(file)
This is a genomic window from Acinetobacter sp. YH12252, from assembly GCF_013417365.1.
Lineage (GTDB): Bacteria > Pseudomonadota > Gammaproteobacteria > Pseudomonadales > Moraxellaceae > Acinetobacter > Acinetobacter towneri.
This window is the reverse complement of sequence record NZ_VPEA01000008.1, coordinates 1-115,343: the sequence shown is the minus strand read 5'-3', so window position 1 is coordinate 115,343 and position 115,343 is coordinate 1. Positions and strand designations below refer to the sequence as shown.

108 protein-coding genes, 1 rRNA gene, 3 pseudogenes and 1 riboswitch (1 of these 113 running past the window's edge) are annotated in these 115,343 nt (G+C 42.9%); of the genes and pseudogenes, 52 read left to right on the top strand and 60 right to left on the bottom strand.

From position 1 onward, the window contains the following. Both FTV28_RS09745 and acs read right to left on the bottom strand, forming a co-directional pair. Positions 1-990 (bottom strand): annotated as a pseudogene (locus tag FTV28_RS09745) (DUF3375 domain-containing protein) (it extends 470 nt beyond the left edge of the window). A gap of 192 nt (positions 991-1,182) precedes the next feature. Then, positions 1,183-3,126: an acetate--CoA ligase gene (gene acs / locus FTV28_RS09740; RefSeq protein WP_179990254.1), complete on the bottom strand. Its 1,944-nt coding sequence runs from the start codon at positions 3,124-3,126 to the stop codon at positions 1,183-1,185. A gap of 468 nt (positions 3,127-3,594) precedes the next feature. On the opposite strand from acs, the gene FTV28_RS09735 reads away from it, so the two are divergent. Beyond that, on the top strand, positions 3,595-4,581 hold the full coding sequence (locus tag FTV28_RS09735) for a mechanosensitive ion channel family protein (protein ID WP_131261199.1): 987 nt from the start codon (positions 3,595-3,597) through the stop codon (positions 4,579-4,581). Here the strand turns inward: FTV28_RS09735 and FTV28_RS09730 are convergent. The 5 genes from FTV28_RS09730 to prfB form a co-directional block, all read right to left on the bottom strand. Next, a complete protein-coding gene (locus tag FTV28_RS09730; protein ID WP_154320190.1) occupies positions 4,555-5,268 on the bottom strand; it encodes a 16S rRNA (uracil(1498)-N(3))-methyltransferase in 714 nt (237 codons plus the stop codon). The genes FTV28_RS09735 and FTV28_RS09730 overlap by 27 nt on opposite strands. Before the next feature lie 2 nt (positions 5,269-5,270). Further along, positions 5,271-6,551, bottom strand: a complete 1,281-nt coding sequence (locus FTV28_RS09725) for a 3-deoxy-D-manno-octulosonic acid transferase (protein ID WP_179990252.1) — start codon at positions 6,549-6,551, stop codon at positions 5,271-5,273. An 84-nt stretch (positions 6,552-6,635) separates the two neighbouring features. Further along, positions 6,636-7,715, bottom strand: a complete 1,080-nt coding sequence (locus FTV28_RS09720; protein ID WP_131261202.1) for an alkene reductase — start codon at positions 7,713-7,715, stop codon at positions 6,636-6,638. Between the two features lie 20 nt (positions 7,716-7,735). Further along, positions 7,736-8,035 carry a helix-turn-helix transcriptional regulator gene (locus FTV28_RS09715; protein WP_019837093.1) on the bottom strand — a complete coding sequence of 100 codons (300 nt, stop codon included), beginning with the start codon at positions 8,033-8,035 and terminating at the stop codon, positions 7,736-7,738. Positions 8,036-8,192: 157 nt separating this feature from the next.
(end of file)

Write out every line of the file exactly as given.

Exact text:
This is a genomic window from Acinetobacter sp. YH12252, from assembly GCF_013417365.1.
Lineage (GTDB): Bacteria > Pseudomonadota > Gammaproteobacteria > Pseudomonadales > Moraxellaceae > Acinetobacter > Acinetobacter towneri.
This window is the reverse complement of sequence record NZ_VPEA01000008.1, coordinates 1-115,343: the sequence shown is the minus strand read 5'-3', so window position 1 is coordinate 115,343 and position 115,343 is coordinate 1. Positions and strand designations below refer to the sequence as shown.

108 protein-coding genes, 1 rRNA gene, 3 pseudogenes and 1 riboswitch (1 of these 113 running past the window's edge) are annotated in these 115,343 nt (G+C 42.9%); of the genes and pseudogenes, 52 read left to right on the top strand and 60 right to left on the bottom strand.

From position 1 onward, the window contains the following. Both FTV28_RS09745 and acs read right to left on the bottom strand, forming a co-directional pair. Positions 1-990 (bottom strand): annotated as a pseudogene (locus tag FTV28_RS09745) (DUF3375 domain-containing protein) (it extends 470 nt beyond the left edge of the window). A gap of 192 nt (positions 991-1,182) precedes the next feature. Then, positions 1,183-3,126: an acetate--CoA ligase gene (gene acs / locus FTV28_RS09740; RefSeq protein WP_179990254.1), complete on the bottom strand. Its 1,944-nt coding sequence runs from the start codon at positions 3,124-3,126 to the stop codon at positions 1,183-1,185. A gap of 468 nt (positions 3,127-3,594) precedes the next feature. On the opposite strand from acs, the gene FTV28_RS09735 reads away from it, so the two are divergent. Beyond that, on the top strand, positions 3,595-4,581 hold the full coding sequence (locus tag FTV28_RS09735) for a mechanosensitive ion channel family protein (protein ID WP_131261199.1): 987 nt from the start codon (positions 3,595-3,597) through the stop codon (positions 4,579-4,581). Here the strand turns inward: FTV28_RS09735 and FTV28_RS09730 are convergent. The 5 genes from FTV28_RS09730 to prfB form a co-directional block, all read right to left on the bottom strand. Next, a complete protein-coding gene (locus tag FTV28_RS09730; protein ID WP_154320190.1) occupies positions 4,555-5,268 on the bottom strand; it encodes a 16S rRNA (uracil(1498)-N(3))-methyltransferase in 714 nt (237 codons plus the stop codon). The genes FTV28_RS09735 and FTV28_RS09730 overlap by 27 nt on opposite strands. Before the next feature lie 2 nt (positions 5,269-5,270). Further along, positions 5,271-6,551, bottom strand: a complete 1,281-nt coding sequence (locus FTV28_RS09725) for a 3-deoxy-D-manno-octulosonic acid transferase (protein ID WP_179990252.1) — start codon at positions 6,549-6,551, stop codon at positions 5,271-5,273. An 84-nt stretch (positions 6,552-6,635) separates the two neighbouring features. Further along, positions 6,636-7,715, bottom strand: a complete 1,080-nt coding sequence (locus FTV28_RS09720; protein ID WP_131261202.1) for an alkene reductase — start codon at positions 7,713-7,715, stop codon at positions 6,636-6,638. Between the two features lie 20 nt (positions 7,716-7,735). Further along, positions 7,736-8,035 carry a helix-turn-helix transcriptional regulator gene (locus FTV28_RS09715; protein WP_019837093.1) on the bottom strand — a complete coding sequence of 100 codons (300 nt, stop codon included), beginning with the start codon at positions 8,033-8,035 and terminating at the stop codon, positions 7,736-7,738. Positions 8,036-8,192: 157 nt separating this feature from the next.